What follows is a “massive chronicle” — a patchwork of narratives, letters, diaries, journals and sermons that together unveil the grotesque assault that once shed America’s bluest blood. “The subject matter is disconcerting,” van Dyck admits, “if not frankly repulsive,” but the truth will out.
At the center of this spectral tale, spiked with a “frisson of dread,” live the Slades, who can trace their lineage back to Plymouth Plantation. The living patriarch, the Rev. Winslow Slade, was once governor of New Jersey and now basks in the joys of retirement. As one of New England’s wealthiest and most esteemed Presbyterian ministers, he’s still sought out by men of influence. But nothing matters more to him than the happiness of his four grandchildren. How sad, then, that those beautiful children are torn from him, one by one, during a series of chilling events known collectively as the Curse.
The first grandchild struck is beautiful Annabel, betrothed to gallant Lt. Bayard. Honestly, can anything worse befall a young bride than getting married in a book by Joyce Carol Oates? It’s always something old, something new, something borrowed, something slew. This time the flowers don’t just wilt, they emit a poisonous aroma that drives men to murderous rage. Nine years ago, Oates published a powerful novel called “The Falls” about a marriage that ended on the first day of the honeymoon, but that was matrimonial bliss compared with the marriage in “The Accursed,” which lasts about 30 seconds. It’s such a masterly scene, elaborately foreshadowed, gorgeously festooned as only Oates can, and then run in delectable slow motion — with some dialogue in parseltongue — right up to the fantastic climax of Part I.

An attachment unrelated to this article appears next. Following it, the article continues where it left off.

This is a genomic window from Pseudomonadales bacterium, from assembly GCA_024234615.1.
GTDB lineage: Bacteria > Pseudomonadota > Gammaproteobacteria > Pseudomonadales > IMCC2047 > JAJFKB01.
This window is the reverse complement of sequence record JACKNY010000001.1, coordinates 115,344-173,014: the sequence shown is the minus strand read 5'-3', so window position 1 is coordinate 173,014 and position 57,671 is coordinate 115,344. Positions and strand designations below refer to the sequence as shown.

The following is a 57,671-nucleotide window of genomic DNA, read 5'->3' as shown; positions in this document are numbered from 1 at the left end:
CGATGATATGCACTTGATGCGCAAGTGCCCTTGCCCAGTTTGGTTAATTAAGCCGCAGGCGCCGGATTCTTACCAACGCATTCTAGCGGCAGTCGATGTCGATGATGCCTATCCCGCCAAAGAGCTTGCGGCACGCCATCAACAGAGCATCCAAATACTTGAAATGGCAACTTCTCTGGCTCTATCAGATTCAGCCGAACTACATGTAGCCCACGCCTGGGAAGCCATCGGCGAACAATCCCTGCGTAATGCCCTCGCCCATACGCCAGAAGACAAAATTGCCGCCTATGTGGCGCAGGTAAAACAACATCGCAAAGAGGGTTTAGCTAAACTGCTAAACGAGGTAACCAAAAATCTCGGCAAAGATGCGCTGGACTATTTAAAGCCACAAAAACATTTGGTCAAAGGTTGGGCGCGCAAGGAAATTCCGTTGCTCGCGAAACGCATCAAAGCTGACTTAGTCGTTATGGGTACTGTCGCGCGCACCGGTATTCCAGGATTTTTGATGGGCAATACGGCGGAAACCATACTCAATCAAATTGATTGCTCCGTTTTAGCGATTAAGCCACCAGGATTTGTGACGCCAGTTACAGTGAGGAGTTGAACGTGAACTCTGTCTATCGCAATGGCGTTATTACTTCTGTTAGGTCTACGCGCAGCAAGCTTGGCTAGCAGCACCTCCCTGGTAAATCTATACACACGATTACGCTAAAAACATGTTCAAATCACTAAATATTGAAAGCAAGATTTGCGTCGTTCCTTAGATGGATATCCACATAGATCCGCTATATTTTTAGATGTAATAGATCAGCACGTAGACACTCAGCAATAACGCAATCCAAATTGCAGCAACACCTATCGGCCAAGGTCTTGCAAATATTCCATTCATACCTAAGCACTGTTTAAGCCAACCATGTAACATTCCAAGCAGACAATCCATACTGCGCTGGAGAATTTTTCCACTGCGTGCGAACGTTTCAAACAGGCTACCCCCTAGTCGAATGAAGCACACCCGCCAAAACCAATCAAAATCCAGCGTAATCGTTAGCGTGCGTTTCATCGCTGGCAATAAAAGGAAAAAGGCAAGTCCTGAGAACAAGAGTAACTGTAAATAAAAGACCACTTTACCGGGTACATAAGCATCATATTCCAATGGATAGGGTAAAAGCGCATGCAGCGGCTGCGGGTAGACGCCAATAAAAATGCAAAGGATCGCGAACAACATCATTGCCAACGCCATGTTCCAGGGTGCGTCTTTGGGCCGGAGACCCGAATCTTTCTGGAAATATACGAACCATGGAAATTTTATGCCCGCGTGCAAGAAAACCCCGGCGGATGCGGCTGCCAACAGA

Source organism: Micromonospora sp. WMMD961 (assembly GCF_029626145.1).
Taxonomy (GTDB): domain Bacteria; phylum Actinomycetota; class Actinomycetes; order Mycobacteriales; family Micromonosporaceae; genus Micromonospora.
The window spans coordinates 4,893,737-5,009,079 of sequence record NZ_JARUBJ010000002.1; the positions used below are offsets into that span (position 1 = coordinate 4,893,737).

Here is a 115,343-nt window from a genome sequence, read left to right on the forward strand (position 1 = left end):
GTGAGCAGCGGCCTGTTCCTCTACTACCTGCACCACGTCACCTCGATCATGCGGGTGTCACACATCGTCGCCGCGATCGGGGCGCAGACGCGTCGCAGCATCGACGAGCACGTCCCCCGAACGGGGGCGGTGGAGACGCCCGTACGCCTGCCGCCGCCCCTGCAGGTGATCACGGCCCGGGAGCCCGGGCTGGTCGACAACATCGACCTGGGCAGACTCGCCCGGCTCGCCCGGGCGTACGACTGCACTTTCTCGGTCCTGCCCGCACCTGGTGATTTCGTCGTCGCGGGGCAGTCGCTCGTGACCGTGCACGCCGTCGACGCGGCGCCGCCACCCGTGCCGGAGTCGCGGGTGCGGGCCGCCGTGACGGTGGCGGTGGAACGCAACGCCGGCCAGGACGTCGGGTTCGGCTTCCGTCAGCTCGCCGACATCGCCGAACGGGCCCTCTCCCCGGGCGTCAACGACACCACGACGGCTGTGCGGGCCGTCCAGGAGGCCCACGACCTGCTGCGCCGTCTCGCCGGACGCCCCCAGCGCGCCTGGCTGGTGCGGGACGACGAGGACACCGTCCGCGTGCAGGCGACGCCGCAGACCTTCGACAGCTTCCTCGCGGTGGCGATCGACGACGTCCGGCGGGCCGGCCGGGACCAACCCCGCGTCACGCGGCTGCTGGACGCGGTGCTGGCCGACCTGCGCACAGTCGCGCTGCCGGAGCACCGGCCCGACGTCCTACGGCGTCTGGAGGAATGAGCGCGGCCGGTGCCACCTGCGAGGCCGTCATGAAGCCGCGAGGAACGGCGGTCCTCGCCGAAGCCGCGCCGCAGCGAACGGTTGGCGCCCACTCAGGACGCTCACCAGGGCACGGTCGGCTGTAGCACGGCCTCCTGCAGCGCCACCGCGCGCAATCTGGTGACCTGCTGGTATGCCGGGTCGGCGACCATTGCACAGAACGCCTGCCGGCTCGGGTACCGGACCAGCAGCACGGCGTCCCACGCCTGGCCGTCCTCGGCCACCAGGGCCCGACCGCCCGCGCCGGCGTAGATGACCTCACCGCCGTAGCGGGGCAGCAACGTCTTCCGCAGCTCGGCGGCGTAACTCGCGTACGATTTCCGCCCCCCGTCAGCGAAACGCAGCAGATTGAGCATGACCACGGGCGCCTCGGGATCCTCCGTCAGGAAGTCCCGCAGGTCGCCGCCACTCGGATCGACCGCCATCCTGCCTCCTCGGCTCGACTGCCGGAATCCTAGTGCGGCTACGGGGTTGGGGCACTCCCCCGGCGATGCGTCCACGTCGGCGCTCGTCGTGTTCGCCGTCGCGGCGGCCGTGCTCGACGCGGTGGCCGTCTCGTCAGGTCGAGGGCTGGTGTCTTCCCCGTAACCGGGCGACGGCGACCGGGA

The delights of this macabre novel gather thick as ghouls at midnight in the cemetery. I’ve never been so aware of Oates’s weird comedy. Through it all, van Dyck maintains his skeptical, scholarly tone, even when a lonely undergraduate is ravished by a self-loathing gay vampire, or a minister chokes on a giant snake, or a gossipy invalid is murdered with an electric fan. The scent of demons grows pungent, and viscera pile up at the bottom of these pages, but our narrator shuffles along, assuring us he’s just clearing the cobwebs from a story too long encumbered by myths and rumors. “Where my objectivity as a historian is an issue,” he tells us, “I must err on the side of caution.” Did I mention the boy who turns to stone?